Microglia, the brain-resident macrophage, are involved in brain development and contribute to the progression of neural disorders. Despite the importance of microglia, imaging of live microglia at a cellular resolution has been limited to transgenic mice. Efforts have therefore been dedicated to developing new methods for microglia detection and imaging. Using a thorough structure-activity relationships study, we developed CDr20, a high-performance fluorogenic chemical probe that enables the visualization of microglia both in vitro and in vivo. Using a genome-scale CRISPR-Cas9 knockout screen, the UDP-glucuronosyltransferase Ugt1a7c was identified as the target of CDr20. The glucuronidation of CDr20 by Ugt1a7c in microglia produces fluorescence.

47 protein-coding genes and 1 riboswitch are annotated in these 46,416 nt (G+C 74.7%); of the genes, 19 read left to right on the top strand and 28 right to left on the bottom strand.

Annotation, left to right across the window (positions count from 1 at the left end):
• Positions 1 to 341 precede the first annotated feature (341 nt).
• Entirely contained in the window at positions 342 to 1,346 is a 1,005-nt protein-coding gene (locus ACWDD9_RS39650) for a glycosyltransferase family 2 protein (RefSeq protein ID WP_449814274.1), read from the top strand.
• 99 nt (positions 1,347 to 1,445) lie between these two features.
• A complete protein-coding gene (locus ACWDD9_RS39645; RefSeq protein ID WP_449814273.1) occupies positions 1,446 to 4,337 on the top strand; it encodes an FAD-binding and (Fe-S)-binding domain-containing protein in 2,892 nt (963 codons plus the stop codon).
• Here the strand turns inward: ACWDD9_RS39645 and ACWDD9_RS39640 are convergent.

Keywords: biological activity; fluorescent probes; imaging agents; microglia; structure-activity relationships.
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